Last editedSep 20202 min read
Payments are a hotly contested topic in the world of banking, and while the pace of change is accelerating, many people are still mystified by some of the nuances associated with the different forms of payments.
So, while you may not be familiar with the term “real-time gross settlement,” you should be. Want to find out more? Check out our guide to real-time payment systems, right here. First off, let’s explore the definition of real-time gross settlement.
What is real-time gross settlement?
Real-time gross settlement (RTGS) is a funds transfer system that allows you to transfer money or securities instantaneously. In most cases, RTGS is used for high-value interbank transactions that need to be cleared as soon as possible. Upon completion, RTGS bank transfers are final and irrevocable, and in most of the world, RTGS systems are run by central banks.
So, what are some examples of real-time payment systems? In the UK, CHAPS is the national real-time gross settlement system, usually used for high-value, bank-to-bank money transfers. In the EU, TARGET2 is an RTGS system used to settle payments for countries in the Eurosystem (i.e. the European Central Bank, as well as the national central banks of all 19 EU member states).
How does RTGS work?
So, how does RTGS or real-time money transfer work? Firstly, it’s important to understand the meaning of several terms. Settlement in “real-time” essentially means that the transaction isn’t subject to a waiting period, whereas “gross settlement” means that the payment will be settled on a one-to-one basis, rather than bundled alongside other transactions. Essentially, this means that the settlement takes place as soon as it’s received, or as soon as it’s transferred from the sending bank.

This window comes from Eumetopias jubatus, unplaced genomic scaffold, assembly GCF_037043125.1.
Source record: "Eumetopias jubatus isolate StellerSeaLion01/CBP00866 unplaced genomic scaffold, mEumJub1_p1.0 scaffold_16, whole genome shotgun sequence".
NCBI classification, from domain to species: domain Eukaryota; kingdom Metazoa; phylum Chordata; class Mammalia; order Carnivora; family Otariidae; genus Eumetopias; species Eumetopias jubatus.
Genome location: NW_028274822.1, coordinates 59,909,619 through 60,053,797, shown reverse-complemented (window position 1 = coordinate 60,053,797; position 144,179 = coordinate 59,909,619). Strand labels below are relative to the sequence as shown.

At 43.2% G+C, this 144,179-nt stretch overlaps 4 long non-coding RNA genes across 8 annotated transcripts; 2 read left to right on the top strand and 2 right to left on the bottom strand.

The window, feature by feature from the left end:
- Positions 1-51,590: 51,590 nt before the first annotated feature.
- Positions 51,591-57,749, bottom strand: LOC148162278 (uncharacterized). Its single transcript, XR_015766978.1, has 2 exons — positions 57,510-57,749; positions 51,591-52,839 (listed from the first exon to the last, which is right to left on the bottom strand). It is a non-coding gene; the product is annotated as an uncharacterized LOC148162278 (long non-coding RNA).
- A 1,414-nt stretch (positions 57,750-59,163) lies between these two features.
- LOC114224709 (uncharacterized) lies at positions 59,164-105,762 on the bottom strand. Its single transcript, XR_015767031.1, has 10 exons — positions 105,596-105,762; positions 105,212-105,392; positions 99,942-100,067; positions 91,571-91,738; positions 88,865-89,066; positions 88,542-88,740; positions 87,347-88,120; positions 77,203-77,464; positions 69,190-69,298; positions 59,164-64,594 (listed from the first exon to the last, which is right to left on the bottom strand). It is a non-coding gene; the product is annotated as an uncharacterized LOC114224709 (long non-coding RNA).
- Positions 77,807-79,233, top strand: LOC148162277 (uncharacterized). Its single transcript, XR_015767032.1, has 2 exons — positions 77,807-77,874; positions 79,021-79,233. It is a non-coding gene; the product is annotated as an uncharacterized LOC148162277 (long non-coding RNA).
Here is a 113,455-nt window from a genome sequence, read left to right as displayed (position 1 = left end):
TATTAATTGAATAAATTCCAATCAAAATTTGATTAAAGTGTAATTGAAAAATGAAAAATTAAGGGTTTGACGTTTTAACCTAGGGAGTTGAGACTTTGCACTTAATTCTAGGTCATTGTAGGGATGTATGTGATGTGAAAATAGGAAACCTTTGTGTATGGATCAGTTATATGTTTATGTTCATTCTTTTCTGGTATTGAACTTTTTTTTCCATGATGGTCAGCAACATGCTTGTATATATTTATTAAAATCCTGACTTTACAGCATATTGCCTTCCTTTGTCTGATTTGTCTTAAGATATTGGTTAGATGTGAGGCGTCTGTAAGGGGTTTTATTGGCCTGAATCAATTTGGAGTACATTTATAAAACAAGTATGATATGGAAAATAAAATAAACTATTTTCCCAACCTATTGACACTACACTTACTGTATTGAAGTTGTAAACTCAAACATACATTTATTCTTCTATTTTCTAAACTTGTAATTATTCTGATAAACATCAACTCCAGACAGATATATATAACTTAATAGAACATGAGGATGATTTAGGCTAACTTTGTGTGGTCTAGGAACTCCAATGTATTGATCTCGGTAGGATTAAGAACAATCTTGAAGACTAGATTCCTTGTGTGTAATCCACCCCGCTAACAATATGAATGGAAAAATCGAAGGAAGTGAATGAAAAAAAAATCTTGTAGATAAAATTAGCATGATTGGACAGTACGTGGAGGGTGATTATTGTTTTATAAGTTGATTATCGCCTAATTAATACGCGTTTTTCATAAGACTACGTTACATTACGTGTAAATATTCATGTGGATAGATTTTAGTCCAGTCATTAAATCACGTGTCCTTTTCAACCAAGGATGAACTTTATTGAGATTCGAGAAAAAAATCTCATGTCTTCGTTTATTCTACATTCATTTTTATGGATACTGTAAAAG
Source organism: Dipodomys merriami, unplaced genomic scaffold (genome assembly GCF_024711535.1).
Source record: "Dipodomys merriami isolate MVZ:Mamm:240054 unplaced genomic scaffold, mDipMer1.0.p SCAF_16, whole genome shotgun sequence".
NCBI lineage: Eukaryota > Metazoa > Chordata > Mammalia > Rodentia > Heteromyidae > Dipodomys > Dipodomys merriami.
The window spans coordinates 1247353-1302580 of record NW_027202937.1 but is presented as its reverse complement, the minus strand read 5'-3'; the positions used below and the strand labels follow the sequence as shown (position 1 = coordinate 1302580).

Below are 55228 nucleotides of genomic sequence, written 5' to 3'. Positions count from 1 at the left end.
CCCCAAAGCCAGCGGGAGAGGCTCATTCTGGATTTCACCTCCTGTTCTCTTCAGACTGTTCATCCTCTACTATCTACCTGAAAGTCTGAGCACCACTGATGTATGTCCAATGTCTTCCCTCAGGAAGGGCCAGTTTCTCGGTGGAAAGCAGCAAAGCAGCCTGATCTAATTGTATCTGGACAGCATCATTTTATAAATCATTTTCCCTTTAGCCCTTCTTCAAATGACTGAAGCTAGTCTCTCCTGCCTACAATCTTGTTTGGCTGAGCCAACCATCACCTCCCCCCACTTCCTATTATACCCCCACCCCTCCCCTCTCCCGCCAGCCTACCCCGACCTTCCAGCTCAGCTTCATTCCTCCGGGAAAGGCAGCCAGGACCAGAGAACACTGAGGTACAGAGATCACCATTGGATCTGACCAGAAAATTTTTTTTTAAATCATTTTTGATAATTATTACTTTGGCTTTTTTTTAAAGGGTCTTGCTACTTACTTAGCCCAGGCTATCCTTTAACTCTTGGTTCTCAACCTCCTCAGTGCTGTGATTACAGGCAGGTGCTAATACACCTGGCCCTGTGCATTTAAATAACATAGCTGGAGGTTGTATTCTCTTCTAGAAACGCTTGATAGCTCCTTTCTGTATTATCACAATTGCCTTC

What’s the difference between RTGS and Bacs?
Net settlement systems, such as Bacs (Bankers’ Automated Clearing Services), is a slightly different type of funds transfer system to real-time gross settlement. Essentially, Bacs transactions are accumulated throughout the course of the day. Then, at the close of business, the relevant central bank adjusts all active accounts by the net amount of funds that have been exchanged. By contrast, real-time money transfers don’t require a physical exchange of funds, as the participating central bank will electronically adjust the accounts of the sending and receiving banks by the relevant amounts.
What are the benefits of RTGS bank transfers?
The main advantage associated with real-time money transfers is the fact that they minimise the risk associated with high-value payment settlements between banks and financial institutions. Although financial institutions offer exceptionally high levels of security, cyber threats are constantly evolving, and as such, it pays to have the most secure funds transfer system as possible in place.
Put simply, real-time payment systems allow for a much smaller window of time within which sensitive financial information is vulnerable. This can be a serious mitigating factor against cyber threats, helping to keep transactions safe and secure from the dangers posed by hackers or cyber criminals. With so much less time to work with, it’s far more difficult to exploit vulnerabilities, making RTGS bank transfers one of the most secure payment forms in the world.
It’s also important to note that efficient national payment systems are believed to reduce the cost of exchanging goods and services, making them vital for the health of the capital and money markets. Weak payment systems can lead to instability and a loss of confidence in the payment system itself, which can have a negative effect on the development of national economies.
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